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Jack’s Naughty Bits: Sir Thomas Malory, Le Morte d’Arthur

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Jack's Naughty Bits



When most people think of medieval literature, they think of knights and damsels, shining armor and battles on horseback. It would probably surprise them to hear that for centuries there was more literature written about penitential sacraments than about King Arthur and the knights of the Round Table. The French tradition has the most chivalric lit, from its appropriately famous Chansons de geste to Chrétien de Troyes to the prose Lancelot and beyond. Together, these tales are the Rambos of the Middle Ages, centered around bad-ass heroes who ride around and off a lot of chumps. In England, things were a little tamer. No chivalric cycle was penned in English until Malory’s Le Morte d’Arthur in the fifteenth century, and even that has a French name (meaning “the death of Arthur”). Our association of knights and England probably has as much to do with Monty Python as with the actual literary tradition.


    

Le Morte d’Arthur is, nonetheless, among the finest presentations of the medieval concept of chivalry (in its twilight). Knighthood in Malory’s Arthuriad is based on three principles: fighting well, speaking well and being good to women. If you’ve got those down, you’re pretty much in business. Lancelot is the über-stud in all these categories, not only kicking everybody’s butt (all the time), but cuckolding Arthur with Queen Guinevere (“Lancelot . . . wente to bedde with the quene . . . and toke hys plesaunce and hys lykynge untyll hit was the dawning of the day”). Which is all well and good, but the real sex in Le Morte d’Arthur happens in the pavilions (tents), set up here and there in the forests where the knights ride. And it rarely happens with the intended person. Somehow, by quirk of fate, lighting or narrative necessity, the errant knights stumble into pavilions where someone happens to be waiting for a midnight tryst. The knight beds down, a little hanky gets pankied, they realize the mistaken identity, and end up falling in love.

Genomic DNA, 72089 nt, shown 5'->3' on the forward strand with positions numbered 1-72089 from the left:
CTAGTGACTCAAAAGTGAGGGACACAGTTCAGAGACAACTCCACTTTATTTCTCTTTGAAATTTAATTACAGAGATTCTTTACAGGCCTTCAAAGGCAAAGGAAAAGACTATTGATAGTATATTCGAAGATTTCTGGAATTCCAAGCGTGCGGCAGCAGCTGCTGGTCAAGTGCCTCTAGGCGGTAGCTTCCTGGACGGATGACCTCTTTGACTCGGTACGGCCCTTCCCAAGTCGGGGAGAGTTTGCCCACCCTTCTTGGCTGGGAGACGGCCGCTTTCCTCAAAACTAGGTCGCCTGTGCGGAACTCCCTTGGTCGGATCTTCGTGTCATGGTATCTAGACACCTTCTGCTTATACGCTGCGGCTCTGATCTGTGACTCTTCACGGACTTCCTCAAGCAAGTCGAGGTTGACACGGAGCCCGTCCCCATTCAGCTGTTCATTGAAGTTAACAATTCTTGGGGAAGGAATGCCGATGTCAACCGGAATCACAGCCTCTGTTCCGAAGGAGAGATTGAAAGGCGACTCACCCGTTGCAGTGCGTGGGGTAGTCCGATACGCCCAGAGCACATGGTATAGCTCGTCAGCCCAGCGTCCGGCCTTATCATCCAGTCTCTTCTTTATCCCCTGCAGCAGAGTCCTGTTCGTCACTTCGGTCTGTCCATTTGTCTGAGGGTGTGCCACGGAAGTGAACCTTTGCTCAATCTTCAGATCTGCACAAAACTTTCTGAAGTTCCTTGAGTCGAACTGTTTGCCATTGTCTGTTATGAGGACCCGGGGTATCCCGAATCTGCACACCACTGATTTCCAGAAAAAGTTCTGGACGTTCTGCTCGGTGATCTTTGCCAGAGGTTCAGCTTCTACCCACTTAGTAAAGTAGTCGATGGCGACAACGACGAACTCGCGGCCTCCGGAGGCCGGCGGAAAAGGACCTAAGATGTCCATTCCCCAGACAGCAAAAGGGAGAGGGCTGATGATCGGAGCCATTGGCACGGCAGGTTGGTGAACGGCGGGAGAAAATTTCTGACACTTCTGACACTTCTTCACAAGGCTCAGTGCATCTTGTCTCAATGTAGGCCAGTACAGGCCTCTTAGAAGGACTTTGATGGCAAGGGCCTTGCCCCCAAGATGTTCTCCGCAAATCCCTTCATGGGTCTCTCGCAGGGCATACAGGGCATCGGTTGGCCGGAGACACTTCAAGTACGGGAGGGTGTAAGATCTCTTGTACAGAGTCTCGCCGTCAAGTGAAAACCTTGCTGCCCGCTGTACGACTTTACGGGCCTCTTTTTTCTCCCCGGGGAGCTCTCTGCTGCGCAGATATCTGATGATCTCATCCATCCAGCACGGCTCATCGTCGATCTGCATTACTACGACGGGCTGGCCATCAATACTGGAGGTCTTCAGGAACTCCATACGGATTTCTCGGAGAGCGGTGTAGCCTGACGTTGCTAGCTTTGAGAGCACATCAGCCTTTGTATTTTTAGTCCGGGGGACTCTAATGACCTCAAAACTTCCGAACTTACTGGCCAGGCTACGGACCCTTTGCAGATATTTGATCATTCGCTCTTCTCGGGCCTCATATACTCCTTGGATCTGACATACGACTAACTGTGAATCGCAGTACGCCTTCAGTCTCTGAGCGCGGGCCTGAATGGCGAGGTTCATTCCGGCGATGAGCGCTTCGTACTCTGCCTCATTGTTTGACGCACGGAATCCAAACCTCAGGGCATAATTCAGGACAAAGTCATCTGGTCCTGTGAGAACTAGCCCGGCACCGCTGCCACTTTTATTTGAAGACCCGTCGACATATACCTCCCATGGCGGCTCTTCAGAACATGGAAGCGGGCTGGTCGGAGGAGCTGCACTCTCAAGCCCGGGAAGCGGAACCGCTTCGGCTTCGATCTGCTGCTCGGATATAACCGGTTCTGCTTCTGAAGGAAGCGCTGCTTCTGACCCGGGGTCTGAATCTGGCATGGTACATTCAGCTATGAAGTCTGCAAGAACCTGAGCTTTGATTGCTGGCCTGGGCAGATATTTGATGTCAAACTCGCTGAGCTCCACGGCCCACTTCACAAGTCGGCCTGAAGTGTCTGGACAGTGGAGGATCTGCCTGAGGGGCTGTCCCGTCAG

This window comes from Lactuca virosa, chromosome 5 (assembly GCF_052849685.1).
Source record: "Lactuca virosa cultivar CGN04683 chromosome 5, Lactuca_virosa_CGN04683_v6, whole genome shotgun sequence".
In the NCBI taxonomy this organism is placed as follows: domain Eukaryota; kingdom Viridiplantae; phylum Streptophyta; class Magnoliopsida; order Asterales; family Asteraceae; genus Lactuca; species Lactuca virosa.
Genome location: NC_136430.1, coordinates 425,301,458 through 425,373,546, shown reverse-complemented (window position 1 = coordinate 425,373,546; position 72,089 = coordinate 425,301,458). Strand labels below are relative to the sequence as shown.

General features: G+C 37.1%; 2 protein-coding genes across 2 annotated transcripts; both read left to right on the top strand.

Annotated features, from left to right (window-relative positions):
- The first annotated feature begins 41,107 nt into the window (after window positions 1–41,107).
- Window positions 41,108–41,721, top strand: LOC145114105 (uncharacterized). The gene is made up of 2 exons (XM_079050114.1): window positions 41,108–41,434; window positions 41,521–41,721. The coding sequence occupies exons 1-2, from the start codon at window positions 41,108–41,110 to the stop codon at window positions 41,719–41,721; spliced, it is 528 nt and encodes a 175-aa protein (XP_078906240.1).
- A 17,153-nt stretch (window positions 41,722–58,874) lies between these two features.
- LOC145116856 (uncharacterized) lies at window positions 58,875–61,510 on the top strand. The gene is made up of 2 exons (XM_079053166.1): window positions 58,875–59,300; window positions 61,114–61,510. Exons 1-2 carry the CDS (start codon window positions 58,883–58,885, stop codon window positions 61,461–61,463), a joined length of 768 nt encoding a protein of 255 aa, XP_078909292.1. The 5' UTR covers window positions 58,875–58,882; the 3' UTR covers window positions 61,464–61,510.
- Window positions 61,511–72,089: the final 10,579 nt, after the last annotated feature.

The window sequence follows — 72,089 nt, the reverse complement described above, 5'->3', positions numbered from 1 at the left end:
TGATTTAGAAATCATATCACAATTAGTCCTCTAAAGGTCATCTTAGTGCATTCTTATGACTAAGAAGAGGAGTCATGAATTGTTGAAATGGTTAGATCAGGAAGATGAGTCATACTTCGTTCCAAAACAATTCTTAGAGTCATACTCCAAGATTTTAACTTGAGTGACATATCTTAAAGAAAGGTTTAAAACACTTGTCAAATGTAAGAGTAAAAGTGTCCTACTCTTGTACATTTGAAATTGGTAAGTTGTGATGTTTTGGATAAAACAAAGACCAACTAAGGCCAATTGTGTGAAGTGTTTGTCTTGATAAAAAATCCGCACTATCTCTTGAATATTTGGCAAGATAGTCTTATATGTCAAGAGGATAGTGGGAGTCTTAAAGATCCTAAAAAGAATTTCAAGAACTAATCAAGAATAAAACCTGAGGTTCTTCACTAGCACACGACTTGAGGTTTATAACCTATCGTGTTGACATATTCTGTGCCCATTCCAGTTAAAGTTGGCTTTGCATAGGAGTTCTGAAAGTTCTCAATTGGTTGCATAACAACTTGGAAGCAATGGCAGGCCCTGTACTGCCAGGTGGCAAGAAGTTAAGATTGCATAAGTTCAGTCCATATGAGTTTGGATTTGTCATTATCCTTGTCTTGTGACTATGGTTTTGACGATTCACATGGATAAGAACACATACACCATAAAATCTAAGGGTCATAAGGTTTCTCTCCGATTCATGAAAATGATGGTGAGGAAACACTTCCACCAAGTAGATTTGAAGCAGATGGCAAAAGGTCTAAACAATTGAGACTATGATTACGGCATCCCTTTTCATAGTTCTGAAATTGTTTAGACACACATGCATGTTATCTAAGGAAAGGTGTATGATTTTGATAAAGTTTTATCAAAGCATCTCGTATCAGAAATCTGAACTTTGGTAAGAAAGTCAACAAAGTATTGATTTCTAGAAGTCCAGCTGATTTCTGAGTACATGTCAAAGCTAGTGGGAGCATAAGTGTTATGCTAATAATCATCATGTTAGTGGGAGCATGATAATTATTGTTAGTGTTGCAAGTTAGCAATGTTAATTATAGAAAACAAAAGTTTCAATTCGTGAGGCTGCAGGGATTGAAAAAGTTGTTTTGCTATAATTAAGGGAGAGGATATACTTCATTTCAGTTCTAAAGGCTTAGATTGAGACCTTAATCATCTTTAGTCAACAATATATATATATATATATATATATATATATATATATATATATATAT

Sometimes. Not, as it turns out, if the bedmates are the same sex. Finding a beard on your unseen smoochee is a bit of a problem for these long-lanced cavaliers. And if the cavalier is Lancelot, look out. In the original French version of this tale, Lancelot confuses his bedmate for a woman; a fight ensues, and he kills the would-be amorist. Ouch. In Malory’s version below (in Middle and modern English), the error is discovered more quickly, and it ends more comically than tragically. The moral to the story? Look before you lip.




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From Le Morte d’Arthur by Thomas Malory






Than within an owre there com that knyght that ought the pavylyon. He wente that his lemman had layne in that bed, and so he leyde hym adowne by sir Launcelot and toke hym in his armys and began to kysse hym. And whan sir Launcelot felte a rough berde kyssyng hym he sterte oute of the bedde lyghtly, and the othir knyght after hym. And eythir of hem gate their swerdys in their hondis, and oute at the pavylyon dore wente the knyght of the pavylyon, and sir Launcelot folowed hym. And there by a lytyll slad sir Launcelot wounded hym sore nyghe unto the deth. And than he yelded hym to sir Launcelot, and so he graunted hym, so that he wolde telle hym why he com into the bed.


    

“Sir,” sayde the knyghte, “the pavylyon is myne owne. And as this nyght I had assigned my lady to have slept with hir, and now I am lykly to dye of this wounde.”


    

“That me repentyth.”



 

From Le Morte d’Arthur by Thomas Malory

Modernized, with modifications, by Jack Murnighan





Then within an hour there came to the pavilion the knight who owned it. He thought that his mistress would be lying in the bed, so he lay himself down alongside Sir Lancelot and took him in his arms and began to kiss him. When Lancelot felt a rough beard kissing him, he jumped quickly out of bed, and the other knight did the same. Both of them grabbed their swords, the first knight ran out of the pavilion and Lancelot followed him. And there by a little valley Lancelot wounded him right close to death. And so the knight surrendered to Lancelot, who accepted, so that he could tell him why he had come into the bed.


    

“Sir,” said the knight, “the tent is mine. And I had asked my mistress to have slept with me here tonight, and now instead I am likely to die of this wound.”


    

“Ah, yes. Sorry about that.”